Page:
- Changes in your liver function. Your doctor will check your liver function as needed.
- This drug may cause an increased risk of developing a second cancer
Serious allergic reactions, including anaphylaxis are rare. While you are getting this drug in your vein (IV), tell your nurse right away if you have any of these symptoms of an allergic reaction:
- Trouble catching your breath
- Feeling like your tongue or throat are swelling
- Feeling your heart beat quickly or in a not normal way (palpitations)
- Feeling dizzy or lightheaded
- Flushing, itching, rash, and/or hives
Treating Side Effects
- Drink 6-8 cups of fluids every day unless your doctor has told you to limit your fluid intake due to some other health problem. A cup is 8 ounces of fluid. If you vomit or have diarrhea, you should drink more fluids so that you do not become dehydrated (lack water in the body due to losing too much fluid).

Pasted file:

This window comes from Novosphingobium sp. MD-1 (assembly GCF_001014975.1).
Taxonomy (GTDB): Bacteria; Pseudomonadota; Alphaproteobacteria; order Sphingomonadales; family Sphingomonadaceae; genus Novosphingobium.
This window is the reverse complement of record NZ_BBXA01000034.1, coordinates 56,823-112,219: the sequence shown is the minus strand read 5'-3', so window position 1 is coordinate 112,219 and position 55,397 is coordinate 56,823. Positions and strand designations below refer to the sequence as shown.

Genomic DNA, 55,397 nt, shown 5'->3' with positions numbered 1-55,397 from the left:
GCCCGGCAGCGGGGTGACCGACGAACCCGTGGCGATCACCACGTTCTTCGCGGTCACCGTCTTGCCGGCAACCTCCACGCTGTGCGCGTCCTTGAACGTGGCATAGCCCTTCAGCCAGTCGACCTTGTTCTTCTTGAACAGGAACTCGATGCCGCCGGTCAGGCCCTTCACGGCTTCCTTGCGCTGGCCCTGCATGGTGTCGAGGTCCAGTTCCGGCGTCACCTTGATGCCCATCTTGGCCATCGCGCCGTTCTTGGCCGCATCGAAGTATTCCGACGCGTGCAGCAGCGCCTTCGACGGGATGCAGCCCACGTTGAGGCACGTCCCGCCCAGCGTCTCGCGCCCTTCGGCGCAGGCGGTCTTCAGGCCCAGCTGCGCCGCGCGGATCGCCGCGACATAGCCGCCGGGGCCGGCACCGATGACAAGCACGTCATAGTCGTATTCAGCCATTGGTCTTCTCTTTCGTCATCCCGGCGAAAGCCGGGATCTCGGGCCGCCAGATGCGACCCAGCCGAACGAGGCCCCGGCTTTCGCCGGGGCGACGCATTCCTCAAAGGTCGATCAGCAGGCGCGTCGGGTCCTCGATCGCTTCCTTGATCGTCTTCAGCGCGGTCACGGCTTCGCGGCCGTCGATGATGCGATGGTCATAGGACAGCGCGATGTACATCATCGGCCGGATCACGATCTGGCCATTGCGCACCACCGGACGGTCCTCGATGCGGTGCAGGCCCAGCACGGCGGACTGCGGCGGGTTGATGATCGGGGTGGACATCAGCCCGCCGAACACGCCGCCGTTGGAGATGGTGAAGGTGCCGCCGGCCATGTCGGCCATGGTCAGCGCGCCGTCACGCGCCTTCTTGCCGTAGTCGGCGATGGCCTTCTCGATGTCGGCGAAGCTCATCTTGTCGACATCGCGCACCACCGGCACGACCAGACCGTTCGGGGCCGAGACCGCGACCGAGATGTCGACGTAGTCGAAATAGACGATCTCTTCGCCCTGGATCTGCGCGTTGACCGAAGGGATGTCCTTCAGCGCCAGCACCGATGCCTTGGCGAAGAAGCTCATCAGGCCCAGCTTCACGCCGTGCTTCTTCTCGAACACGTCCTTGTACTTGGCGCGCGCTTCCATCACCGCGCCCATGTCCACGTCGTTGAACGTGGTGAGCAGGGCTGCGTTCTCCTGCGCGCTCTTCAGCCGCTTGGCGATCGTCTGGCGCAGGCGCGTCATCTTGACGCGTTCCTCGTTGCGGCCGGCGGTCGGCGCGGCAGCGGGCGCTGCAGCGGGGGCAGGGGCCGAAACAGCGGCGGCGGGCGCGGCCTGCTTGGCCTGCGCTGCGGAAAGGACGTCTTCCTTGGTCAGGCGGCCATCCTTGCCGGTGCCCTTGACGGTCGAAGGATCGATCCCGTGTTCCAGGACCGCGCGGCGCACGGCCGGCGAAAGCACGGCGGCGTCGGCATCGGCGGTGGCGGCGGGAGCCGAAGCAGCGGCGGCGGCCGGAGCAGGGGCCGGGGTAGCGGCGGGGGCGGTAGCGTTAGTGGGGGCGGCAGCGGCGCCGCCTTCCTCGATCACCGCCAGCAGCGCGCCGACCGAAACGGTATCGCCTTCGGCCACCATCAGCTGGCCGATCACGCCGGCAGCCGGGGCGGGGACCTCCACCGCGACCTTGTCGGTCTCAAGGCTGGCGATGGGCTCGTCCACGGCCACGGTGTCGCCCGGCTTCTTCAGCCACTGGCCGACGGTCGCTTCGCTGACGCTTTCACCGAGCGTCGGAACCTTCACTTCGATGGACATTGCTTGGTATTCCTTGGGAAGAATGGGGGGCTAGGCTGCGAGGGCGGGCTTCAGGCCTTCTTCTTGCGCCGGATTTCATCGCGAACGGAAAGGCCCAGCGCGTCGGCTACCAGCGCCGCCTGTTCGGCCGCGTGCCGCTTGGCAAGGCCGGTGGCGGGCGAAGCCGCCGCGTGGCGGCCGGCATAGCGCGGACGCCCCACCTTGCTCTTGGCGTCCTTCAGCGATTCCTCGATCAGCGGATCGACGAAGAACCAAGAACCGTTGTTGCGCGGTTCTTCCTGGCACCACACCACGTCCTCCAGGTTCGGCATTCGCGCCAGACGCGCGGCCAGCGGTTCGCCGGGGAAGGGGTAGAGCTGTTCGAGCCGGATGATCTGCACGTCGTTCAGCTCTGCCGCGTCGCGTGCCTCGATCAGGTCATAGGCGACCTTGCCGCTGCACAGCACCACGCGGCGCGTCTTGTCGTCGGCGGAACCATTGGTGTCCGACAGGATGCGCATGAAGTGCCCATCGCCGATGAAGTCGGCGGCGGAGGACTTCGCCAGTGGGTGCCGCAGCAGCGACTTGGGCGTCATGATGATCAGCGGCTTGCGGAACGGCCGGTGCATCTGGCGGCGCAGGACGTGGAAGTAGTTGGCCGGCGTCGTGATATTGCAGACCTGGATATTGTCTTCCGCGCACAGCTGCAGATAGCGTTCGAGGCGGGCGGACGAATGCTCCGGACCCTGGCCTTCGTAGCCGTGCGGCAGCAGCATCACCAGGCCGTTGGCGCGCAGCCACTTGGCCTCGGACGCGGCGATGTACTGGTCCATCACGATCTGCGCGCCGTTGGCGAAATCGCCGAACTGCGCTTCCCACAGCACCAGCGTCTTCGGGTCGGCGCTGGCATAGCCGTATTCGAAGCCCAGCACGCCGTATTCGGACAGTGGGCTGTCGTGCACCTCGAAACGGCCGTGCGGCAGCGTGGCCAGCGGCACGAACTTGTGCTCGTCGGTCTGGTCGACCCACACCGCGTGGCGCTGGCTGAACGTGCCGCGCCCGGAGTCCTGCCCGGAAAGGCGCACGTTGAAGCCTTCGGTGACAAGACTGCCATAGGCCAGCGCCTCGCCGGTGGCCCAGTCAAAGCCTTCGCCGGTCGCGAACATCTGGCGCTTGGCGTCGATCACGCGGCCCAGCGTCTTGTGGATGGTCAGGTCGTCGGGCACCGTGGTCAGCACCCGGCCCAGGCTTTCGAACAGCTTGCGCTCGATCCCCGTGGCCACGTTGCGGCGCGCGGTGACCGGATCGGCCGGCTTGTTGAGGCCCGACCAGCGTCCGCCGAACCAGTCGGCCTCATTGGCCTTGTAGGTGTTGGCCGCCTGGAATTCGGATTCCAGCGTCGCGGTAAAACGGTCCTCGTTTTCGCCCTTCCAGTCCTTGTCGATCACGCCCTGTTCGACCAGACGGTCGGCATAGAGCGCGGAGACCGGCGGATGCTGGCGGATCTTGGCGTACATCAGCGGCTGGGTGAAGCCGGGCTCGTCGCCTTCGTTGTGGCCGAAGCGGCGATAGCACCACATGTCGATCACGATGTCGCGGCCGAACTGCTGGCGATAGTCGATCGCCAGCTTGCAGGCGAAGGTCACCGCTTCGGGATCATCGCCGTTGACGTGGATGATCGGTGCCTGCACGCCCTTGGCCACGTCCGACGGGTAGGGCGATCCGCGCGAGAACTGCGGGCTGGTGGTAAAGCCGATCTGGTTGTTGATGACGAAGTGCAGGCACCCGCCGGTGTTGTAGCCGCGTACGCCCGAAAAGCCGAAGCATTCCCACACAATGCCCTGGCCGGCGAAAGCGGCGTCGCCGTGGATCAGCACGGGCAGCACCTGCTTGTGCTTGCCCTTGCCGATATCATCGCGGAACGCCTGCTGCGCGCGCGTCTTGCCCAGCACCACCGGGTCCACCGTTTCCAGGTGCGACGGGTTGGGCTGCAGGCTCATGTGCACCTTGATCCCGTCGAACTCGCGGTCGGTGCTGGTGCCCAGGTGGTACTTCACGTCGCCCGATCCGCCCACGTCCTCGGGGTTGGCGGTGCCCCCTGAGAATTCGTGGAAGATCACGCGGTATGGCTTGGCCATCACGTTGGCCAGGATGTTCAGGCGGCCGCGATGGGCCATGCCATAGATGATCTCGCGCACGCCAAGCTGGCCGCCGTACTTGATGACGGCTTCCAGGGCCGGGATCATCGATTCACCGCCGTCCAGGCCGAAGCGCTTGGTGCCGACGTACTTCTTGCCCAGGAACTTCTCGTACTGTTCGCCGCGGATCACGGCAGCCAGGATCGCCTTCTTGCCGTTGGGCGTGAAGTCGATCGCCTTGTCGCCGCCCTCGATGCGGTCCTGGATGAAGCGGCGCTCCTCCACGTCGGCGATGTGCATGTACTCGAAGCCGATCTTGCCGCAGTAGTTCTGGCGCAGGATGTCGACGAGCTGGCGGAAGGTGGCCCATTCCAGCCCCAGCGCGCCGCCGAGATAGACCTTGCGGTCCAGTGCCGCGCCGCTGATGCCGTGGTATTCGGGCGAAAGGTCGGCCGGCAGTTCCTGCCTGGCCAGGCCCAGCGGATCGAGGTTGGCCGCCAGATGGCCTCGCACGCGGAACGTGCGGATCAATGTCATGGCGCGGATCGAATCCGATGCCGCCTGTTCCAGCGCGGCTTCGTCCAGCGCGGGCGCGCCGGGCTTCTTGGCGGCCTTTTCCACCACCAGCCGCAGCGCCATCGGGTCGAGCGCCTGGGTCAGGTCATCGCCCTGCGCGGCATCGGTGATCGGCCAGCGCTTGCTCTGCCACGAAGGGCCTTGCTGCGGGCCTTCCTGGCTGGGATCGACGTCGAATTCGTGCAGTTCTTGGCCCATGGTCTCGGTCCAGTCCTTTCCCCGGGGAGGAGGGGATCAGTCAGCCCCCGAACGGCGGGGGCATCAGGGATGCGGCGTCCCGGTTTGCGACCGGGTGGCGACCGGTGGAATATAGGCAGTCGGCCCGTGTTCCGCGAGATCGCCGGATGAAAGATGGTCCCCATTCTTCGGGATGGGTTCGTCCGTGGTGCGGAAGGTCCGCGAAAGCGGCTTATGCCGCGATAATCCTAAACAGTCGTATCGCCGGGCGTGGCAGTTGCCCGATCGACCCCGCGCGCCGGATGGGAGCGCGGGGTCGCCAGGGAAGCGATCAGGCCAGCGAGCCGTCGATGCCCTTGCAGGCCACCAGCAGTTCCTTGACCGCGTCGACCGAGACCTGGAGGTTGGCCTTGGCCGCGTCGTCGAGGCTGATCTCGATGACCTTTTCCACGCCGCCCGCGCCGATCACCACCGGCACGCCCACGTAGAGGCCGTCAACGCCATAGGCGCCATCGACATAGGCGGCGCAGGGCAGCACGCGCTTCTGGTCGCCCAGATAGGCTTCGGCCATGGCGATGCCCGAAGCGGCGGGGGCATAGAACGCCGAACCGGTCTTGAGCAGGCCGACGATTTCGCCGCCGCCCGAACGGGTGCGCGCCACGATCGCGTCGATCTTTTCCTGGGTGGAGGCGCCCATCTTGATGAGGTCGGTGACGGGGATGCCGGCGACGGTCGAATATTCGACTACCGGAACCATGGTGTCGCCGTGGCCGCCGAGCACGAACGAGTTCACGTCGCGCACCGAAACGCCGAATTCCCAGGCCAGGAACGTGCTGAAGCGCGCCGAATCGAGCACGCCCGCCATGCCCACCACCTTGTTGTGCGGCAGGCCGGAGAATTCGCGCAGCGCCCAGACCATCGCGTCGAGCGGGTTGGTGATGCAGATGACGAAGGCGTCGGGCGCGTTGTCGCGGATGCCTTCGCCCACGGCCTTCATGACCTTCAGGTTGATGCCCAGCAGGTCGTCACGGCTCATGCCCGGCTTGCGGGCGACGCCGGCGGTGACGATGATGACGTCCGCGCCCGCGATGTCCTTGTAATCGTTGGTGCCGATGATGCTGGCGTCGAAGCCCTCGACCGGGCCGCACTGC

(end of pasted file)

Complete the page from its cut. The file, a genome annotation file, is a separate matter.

- Ask your doctor or nurse about medicine that is available to help stop or lessen nausea, throwing up, and/or loose bowel movements
- Wear dark sunglasses and use sunscreen with SPF 30 or higher when you are outdoors even for a short time. Cover up when you are out in the sun. Wear wide-brimmed hats, long-sleeved shirts, and pants. Keep your neck, chest, and back covered.
- Mouth care is very important. Your mouth care should consist of routine, gentle cleaning of your teeth or dentures and rinsing your mouth with a mixture of 1/2 teaspoon of salt in 8 ounces of water or ½ teaspoon of baking soda in 8 ounces of water. This should be done at least after each meal and at bedtime.
- If you have mouth sores, avoid mouthwash that has alcohol. Avoid alcohol and smoking because they can bother your mouth and throat.